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Title: Genetics of muscle and meat quality in chicken
Author: Zahoor, Imran
ISNI:       0000 0004 2747 699X
Awarding Body: University of Edinburgh
Current Institution: University of Edinburgh
Date of Award: 2013
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Skeletal muscles in broilers are generally characterised by pathological muscle damage, indicated by greater plasma creatine kinase (CK) activity, higher incidence of haemorrhages, lighter and less coloured breast muscles, compared with layers and traditional breeds of chicken. Muscle damage is further exacerbated by exposure to stressful conditions such as high ambient temperatures which results in a further decrease in the quality of broiler meat and leads to the production of pale, soft and exudative (PSE) meat. This growing incidence of poor quality poultry meat is causing substantial losses to the meat industry. However, in contrast to pork the genetics of poor muscle and meat quality in chicken is unknown. The present project was conducted to identify the underlying genetics of this low quality meat by using heat-stress as a tool to amplify muscle damage and expression of the relevant genes. Whole-genome expression studies in broiler and layer breast muscles were conducted before and after heat-stress and some phenotypic data were also recorded. From the gene expression studies, 2213 differentially expressed genes (P<0.05) were found. About 700 of these genes had no gene ontology (GO) terms associated with them for biological process or function. The significant gene set was analysed in BioLayout Express and interesting clusters of the genes, based on their positive correlation with each other, were selected for further investigation. Genes were grouped together in 6 different categories or clusters, on the basis of their expression pattern. The genes in the selected clusters were analysed in Ingenuity Pathway Analysis (IPA) software, for each category separately, and relevant biological pathways and networks for those genes were studied. Similarly, the genes filtered out by BioLayout Express at a Pearson threshold of 0.80 were also analysed in IPA separately and interesting pathways and networks were selected. From the pathways and networks analyses of these genes, it was discovered that genes involved in inflammatory, cell death, oxidative stress and tissue damage related functions were up-regulated in control broilers compared with control and similar to heat-stressed layers. After exposure to heat-stress the expression levels of these genes were further increased in broilers. These results led us to develop the hypothesis that breast muscles in broilers are under stress-related damage even under the normal rearing conditions. This hypothesis was tested by rearing the broilers birds at normal/conventional and comparatively low ambient temperature and its effects on breast muscle quality and meat quality were studied. Significant improvement of breast muscle redness was observed. Additionally substantial numerical improvements for other meat and muscle quality traits like breast muscle lightness and histopathology were observed. From the key positions of interesting significant pathways and networks, candidate genes were selected for further investigation. In total, 25 candidate genes were selected for SNP genotyping: 19 genes were selected from the interesting pathways and networks and 6 genes were selected on the basis of their GO terms. For each gene 4-5 SNPs were selected, where possible, that were present in exons and promoter regions of the candidate genes. The selected SNPs were genotyped for muscle and meat quality traits in 34 breeds of chicken and significant causative SNPs for each trait including plasma CK activity, pHi and pHu for breast muscles, colour (L*, a*, and b*) traits for breast and thigh muscles were found. These SNPs were responsible for explaining a moderate to high (15-55%) percentage of phenotypic variance for these traits. To our knowledge this is the first study in which gene-expression in chicken breast muscle was conducted in response to heat-stress and additionally, for the first time, a set of novel SNPs for all of these traits were identified. Some of the significant causative SNPs were lying in the protein coding sequences and some were present in the promoter regions of the candidate genes.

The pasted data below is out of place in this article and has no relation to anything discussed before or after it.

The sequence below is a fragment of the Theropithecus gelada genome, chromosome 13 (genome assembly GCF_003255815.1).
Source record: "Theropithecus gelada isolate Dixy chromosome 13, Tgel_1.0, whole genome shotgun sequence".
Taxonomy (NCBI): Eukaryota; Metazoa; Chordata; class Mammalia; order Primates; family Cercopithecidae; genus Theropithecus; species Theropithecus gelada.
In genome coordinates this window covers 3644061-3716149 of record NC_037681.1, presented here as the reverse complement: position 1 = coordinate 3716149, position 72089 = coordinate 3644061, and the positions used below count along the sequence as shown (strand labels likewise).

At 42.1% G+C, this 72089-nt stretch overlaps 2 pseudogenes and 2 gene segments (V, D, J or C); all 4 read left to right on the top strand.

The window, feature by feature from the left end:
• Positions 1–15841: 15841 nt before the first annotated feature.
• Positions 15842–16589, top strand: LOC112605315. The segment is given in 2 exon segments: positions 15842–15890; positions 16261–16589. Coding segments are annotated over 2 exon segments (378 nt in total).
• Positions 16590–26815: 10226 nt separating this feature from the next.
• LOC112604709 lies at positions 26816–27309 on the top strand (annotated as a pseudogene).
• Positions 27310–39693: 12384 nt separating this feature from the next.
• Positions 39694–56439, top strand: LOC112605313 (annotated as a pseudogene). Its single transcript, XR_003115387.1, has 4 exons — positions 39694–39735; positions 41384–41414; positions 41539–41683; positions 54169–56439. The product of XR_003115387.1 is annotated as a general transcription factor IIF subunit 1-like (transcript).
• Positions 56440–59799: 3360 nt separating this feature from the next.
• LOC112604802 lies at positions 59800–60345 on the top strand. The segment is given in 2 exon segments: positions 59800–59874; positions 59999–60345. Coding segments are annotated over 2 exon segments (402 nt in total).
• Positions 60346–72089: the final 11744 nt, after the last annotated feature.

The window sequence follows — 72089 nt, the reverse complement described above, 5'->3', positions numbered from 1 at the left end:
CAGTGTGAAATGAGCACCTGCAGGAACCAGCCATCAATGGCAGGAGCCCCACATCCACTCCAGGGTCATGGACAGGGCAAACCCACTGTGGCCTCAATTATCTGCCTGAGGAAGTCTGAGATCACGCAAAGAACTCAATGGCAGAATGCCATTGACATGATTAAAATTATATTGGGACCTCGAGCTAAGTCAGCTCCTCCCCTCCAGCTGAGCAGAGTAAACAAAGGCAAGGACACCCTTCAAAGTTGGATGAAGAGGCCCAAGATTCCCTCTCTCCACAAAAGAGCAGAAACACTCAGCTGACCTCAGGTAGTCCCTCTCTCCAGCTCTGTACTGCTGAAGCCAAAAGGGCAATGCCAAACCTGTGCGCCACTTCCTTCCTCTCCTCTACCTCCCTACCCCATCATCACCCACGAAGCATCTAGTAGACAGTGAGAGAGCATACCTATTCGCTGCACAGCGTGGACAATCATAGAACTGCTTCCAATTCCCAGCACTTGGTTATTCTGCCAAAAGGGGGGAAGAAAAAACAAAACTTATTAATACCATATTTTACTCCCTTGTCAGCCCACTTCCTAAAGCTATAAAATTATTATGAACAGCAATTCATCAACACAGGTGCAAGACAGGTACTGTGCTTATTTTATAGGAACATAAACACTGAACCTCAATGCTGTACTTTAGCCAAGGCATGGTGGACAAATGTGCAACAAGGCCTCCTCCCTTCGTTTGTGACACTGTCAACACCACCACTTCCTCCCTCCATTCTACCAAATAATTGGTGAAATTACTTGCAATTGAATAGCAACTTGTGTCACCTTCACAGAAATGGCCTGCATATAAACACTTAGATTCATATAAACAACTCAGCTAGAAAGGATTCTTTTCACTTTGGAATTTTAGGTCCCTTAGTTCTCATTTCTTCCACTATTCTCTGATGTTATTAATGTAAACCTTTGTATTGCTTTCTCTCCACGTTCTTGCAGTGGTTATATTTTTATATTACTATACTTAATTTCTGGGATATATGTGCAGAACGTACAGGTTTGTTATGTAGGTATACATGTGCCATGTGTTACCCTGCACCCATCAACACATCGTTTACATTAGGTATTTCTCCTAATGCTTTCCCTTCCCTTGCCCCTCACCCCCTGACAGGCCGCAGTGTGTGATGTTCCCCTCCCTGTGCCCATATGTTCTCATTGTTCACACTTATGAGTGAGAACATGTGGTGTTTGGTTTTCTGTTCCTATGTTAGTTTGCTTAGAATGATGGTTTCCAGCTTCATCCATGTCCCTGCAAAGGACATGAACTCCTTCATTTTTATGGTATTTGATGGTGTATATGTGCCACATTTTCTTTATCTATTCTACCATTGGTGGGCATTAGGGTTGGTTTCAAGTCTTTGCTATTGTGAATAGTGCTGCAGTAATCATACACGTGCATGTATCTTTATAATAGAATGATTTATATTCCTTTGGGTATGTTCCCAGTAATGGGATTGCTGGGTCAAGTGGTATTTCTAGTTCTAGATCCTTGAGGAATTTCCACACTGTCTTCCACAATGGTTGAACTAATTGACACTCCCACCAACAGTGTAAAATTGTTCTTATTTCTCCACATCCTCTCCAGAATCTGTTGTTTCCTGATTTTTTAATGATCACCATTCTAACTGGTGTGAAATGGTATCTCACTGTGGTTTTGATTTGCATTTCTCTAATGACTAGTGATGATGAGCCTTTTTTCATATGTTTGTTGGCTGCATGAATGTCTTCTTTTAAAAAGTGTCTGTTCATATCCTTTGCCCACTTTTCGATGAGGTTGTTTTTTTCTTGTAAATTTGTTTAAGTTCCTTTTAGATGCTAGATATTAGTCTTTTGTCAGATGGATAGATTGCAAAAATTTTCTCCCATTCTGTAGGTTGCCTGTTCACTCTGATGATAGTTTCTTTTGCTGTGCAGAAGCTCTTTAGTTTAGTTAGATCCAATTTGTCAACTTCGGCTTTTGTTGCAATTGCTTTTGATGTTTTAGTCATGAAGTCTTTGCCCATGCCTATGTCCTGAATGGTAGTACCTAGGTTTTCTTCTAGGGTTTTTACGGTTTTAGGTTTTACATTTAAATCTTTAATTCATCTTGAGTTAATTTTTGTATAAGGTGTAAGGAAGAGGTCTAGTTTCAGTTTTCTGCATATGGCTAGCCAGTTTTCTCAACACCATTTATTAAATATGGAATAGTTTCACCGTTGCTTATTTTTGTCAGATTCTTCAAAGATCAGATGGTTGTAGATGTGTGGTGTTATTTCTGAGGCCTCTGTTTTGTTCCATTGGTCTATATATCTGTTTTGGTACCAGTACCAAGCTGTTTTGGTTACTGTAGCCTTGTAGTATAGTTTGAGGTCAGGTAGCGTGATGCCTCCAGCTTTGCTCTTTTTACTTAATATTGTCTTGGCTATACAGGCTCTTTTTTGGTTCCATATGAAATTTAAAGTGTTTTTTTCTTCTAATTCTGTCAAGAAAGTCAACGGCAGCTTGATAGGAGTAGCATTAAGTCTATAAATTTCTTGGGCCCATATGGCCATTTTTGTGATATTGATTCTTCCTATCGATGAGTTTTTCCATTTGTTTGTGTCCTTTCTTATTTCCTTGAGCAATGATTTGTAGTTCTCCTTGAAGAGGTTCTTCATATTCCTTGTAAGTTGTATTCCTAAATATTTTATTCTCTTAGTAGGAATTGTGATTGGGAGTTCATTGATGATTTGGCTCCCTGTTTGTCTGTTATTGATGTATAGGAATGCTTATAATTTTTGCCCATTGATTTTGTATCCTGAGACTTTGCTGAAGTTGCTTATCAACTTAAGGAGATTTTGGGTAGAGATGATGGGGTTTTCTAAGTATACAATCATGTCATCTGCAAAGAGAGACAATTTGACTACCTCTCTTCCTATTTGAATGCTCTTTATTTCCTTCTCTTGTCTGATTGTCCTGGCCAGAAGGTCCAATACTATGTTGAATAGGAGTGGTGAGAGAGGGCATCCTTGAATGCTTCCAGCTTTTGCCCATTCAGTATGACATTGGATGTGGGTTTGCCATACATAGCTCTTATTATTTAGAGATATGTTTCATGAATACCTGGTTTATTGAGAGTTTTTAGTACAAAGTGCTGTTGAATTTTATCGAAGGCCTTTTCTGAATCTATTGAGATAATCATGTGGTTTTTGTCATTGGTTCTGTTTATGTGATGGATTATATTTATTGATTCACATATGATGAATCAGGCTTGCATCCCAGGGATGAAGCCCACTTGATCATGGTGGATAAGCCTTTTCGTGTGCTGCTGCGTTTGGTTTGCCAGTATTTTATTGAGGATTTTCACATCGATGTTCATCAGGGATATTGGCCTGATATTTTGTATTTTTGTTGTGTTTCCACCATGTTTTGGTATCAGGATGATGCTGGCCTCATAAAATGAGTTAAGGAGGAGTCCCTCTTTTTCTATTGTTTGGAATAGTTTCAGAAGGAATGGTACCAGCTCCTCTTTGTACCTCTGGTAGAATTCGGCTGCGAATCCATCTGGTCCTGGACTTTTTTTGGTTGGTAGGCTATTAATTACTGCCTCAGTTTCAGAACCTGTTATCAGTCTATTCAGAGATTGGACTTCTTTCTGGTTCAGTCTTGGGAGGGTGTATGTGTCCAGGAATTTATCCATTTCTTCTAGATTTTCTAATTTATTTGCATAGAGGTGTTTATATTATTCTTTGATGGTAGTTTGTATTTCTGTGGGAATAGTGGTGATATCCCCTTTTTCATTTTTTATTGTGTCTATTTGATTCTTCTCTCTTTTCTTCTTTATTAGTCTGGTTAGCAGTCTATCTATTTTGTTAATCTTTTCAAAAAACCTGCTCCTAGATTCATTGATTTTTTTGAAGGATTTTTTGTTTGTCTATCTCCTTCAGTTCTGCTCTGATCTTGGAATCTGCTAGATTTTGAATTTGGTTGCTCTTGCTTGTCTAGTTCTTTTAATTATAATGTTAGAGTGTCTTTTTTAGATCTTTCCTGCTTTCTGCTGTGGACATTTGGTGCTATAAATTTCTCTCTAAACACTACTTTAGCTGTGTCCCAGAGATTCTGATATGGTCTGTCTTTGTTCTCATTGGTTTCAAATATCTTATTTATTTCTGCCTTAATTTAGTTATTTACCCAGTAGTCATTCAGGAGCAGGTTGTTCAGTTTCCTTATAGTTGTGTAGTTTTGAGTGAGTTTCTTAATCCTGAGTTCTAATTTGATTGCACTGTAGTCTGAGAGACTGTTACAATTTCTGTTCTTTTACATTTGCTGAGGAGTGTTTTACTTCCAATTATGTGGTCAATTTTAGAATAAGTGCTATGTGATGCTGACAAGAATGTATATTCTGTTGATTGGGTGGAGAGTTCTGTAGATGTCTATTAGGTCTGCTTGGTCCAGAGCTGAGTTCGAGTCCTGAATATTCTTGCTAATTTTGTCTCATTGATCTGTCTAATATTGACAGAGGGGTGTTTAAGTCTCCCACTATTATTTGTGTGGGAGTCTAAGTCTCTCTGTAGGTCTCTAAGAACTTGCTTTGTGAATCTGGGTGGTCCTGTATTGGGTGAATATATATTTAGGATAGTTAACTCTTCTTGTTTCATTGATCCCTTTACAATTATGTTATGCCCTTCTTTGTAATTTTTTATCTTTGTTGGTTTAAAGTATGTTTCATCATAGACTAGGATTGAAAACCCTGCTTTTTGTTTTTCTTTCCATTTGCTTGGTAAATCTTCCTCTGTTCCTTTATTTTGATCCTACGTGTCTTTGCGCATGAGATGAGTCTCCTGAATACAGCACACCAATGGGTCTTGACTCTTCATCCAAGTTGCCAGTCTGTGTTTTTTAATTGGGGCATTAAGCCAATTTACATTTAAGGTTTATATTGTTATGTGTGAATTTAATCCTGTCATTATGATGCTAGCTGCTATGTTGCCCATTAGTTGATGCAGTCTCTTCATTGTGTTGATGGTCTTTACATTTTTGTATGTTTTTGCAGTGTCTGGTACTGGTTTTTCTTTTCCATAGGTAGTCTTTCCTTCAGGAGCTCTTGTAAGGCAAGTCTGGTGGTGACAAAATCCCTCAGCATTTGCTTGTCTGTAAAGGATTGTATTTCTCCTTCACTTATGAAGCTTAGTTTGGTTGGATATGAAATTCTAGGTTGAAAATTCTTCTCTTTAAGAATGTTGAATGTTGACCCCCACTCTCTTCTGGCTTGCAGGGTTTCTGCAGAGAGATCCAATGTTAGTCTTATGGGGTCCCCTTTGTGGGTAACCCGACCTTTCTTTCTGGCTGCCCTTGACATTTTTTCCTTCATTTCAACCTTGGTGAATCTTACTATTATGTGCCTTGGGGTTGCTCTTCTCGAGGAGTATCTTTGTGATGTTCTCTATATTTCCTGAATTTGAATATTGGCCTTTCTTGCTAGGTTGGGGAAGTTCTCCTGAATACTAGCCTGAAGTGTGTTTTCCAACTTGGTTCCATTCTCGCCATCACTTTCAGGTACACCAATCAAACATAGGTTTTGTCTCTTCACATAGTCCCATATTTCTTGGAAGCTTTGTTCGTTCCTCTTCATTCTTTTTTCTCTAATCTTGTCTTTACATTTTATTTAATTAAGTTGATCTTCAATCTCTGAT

Supervisor: Dunn, Ian; Hocking, Paul; Koning, D. J. de Sponsor: Not available
Qualification Name: Thesis (Ph.D.) Qualification Level: Doctoral
EThOS ID:  DOI: Not available
Keywords: heat stress ; chicken ; genes ; SNP ; single nucleotide polymorphisms ; muscle quality ; meat quality